Another assumption that seemed to thread through this panel was that celebrity is the main way to deserve a voice in the discussion. Panelists began by describing themselves in terms of what they’ve published, or where they blog, or otherwise bringing up their qualifications to be on the panel. One panelist felt moved to introduce themself by apologizing for not being a blogger or podcaster. It was like the panelists had to establish their places in the geek social hierarchy before they could move on to discussing the issues at hand.
I’ve discussed this tendency before — this tendency to frame discussions about the problematic hierarchies in fandom by reinstantiating those hierarchies with only somewhat different pigeonholes. I think it’s important to start examining how we construct and perpetuate celebrity in fandom. If the apex of the geek social pyramid gets replaced by a slightly different crowd, or if we fight with each other by trying to prove our adherence to the old hierarchy, things aren’t going to change much. I’m not sure what we can do to really change it — when it comes to convention programming, we seem to want a panel of famous people who do most of the talking and an audience who does most of the listening. But I’m pretty sure that continuing to list our resumes at the beginning of panels is a bad way to make everyone feel like their voice is important.
A final potential problem with the panel was that a panelist stated at one point that it’s good that games don’t require as much math now, because this allows lower barriers to entry for women. Traditional tabletop RPGs, this argument would seem to imply, are outdated because of their need for large amounts of math. This, the argument continues, makes RPGs inaccessible to women.
This argument makes me pretty angry. It gradates very easily into the ‘math is hard’ trope, trotted out to remind women how incompetent we are at arithmetic or anything that requires ‘higher level’ thinking, and how we therefore shouldn’t really try. Applied to gaming, it implies that women only want light, fluffy games that don’t require a lot of thought.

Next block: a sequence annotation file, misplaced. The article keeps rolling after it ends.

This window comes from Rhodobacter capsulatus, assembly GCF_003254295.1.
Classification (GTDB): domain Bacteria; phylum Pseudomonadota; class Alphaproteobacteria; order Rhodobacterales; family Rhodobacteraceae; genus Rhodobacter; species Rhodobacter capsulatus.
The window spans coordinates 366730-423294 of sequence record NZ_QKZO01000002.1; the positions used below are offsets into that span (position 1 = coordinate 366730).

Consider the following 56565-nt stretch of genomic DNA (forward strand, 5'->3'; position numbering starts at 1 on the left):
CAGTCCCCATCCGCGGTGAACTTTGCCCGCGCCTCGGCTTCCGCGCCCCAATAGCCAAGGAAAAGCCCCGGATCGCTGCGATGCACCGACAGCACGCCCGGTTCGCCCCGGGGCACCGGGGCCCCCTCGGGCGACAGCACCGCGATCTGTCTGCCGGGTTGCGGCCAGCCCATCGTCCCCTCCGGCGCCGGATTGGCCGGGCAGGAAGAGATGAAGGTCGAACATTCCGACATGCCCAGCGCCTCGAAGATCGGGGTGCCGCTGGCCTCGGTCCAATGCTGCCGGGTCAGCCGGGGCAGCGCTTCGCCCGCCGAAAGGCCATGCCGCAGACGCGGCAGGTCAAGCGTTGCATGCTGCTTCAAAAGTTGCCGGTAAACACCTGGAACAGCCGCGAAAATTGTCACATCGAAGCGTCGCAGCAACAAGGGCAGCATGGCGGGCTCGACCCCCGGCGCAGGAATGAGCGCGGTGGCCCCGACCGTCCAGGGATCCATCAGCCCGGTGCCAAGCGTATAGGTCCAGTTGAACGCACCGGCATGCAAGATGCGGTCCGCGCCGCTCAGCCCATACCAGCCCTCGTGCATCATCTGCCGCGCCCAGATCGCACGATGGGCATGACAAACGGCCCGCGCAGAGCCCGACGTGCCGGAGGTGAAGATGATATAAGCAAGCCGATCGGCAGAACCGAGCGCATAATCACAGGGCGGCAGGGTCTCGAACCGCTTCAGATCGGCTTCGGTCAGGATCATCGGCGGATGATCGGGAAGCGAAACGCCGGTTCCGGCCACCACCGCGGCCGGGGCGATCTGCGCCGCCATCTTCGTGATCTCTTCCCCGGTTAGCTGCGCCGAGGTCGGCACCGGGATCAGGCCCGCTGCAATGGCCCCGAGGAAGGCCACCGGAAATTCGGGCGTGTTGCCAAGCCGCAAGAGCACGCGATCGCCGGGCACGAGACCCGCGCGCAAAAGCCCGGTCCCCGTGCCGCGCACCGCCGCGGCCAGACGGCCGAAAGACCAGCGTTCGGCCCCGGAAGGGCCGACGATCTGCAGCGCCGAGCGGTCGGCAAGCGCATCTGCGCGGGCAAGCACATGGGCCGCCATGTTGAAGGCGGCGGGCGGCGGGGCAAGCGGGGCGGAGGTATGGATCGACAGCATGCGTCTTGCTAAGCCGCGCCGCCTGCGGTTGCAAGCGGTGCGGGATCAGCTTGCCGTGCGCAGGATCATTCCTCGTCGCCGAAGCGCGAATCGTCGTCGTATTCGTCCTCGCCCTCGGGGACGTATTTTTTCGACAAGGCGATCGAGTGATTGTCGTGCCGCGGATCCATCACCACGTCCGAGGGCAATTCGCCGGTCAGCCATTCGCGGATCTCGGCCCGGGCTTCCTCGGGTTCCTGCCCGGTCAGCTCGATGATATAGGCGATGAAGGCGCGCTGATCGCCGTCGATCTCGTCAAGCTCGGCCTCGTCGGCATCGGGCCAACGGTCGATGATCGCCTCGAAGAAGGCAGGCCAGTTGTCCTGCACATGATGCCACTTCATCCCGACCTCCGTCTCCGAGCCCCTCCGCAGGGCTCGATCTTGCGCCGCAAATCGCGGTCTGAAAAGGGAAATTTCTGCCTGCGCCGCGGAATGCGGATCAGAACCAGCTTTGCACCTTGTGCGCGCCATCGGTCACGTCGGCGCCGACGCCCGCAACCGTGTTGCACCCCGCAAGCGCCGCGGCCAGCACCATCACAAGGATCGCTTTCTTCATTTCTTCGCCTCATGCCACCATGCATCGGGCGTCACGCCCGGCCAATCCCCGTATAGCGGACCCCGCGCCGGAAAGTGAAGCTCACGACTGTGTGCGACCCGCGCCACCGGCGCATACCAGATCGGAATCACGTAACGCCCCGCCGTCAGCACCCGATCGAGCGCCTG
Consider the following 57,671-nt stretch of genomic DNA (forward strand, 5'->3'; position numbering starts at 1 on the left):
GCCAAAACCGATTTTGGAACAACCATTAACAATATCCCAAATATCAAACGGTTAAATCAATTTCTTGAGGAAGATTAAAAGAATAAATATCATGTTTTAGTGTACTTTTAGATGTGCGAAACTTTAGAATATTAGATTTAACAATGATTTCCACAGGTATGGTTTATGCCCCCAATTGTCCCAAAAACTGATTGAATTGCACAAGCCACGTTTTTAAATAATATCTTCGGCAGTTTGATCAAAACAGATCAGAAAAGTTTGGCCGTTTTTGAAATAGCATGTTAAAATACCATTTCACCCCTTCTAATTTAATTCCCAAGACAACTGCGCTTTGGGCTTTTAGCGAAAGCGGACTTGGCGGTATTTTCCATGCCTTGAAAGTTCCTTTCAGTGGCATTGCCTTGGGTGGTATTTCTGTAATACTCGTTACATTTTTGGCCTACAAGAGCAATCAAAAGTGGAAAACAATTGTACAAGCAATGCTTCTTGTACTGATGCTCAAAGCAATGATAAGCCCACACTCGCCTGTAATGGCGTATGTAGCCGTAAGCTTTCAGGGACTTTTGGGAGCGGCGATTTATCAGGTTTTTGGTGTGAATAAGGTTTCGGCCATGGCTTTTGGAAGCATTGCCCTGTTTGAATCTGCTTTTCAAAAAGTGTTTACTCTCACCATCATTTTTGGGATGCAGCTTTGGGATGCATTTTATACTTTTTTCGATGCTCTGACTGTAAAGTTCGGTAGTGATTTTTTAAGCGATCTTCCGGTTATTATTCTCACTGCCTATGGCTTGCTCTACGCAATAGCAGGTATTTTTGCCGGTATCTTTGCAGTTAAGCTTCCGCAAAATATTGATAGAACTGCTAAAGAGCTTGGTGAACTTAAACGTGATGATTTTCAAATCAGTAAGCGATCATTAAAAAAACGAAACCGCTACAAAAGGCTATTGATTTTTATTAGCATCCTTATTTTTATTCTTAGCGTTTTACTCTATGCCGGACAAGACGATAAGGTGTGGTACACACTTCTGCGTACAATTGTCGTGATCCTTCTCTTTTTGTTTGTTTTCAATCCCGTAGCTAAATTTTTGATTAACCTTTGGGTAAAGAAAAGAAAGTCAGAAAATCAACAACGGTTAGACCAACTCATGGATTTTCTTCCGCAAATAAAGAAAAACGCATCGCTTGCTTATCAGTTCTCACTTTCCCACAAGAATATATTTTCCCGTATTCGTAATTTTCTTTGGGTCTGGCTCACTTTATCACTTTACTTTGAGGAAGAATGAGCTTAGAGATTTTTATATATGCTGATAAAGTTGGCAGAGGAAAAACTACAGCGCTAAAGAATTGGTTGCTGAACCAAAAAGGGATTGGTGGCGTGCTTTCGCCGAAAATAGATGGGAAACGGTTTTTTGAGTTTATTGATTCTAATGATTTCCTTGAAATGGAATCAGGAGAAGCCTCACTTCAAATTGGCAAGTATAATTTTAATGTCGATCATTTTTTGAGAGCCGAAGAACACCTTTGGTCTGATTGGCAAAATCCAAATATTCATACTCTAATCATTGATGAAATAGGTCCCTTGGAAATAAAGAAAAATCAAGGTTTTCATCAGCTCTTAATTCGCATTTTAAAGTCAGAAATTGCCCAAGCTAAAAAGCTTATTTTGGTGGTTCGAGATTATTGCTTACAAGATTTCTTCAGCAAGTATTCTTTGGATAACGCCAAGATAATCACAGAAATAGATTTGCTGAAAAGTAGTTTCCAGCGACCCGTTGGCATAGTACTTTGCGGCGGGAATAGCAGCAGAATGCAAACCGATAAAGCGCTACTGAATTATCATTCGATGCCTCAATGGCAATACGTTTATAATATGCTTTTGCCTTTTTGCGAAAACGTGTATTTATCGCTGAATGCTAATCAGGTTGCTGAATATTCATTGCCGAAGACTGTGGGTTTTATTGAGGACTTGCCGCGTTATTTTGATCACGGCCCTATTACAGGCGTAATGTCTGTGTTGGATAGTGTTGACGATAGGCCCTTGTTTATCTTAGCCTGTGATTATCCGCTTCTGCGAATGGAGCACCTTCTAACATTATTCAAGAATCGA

(Light, fluffy games are, of course, wonderful! Often, and for many people. Sometimes, though, I want a heavy-duty simulationist game that gives me tons of specific detail about what’s going on and, yeah, sometimes requires some arithmetic. I want different games at different times; I like different games that ask me to use my brain in different ways; I contain multitudes.)
Many times when I hear the “traditional games require too much math for women” argument, it also gets used to imply that somehow women are only now getting into gaming, because in the past the barriers to entry were too high. This erroneously implies that women haven’t been involved in gaming since the beginning. This argument erases the struggles and creativity and overall amazingness that women have had throughout the history of gaming.
I later talked to the panelist who had seemingly appealed to the “math is hard” argument. She explained that she wasn’t saying that, and I believe her. She explained that she was saying, instead, that mechanically simpler games require less time investment, an important consideration if you’re (for example) working long hours or parenting your kids by yourself. That mostly makes sense, and I’m glad I had the chance to clear it up with her.
Still, I think we should be careful about how we discuss barriers to entry and women in gaming; there really is a tendency to slide into the “math is hard” mode, even if we don’t consciously mean to appeal to it. It’s all too easy to appeal to one wrongheaded notion in order to fight another.
All in all, this panel got me thinking a lot — perhaps the most of any panel at this year’s WisCon. It brought up a ton of really important issues. The panel didn’t discuss them in quite the way I’d hoped, of course. I feel like an additional 20 minutes or so probably would’ve cleared up all the issues it left me with, and then this post would’ve been much happier. Still, the panel overall was a great discussion about the cultures of gaming, and a great look at many aspects of a bunch of very complex problems.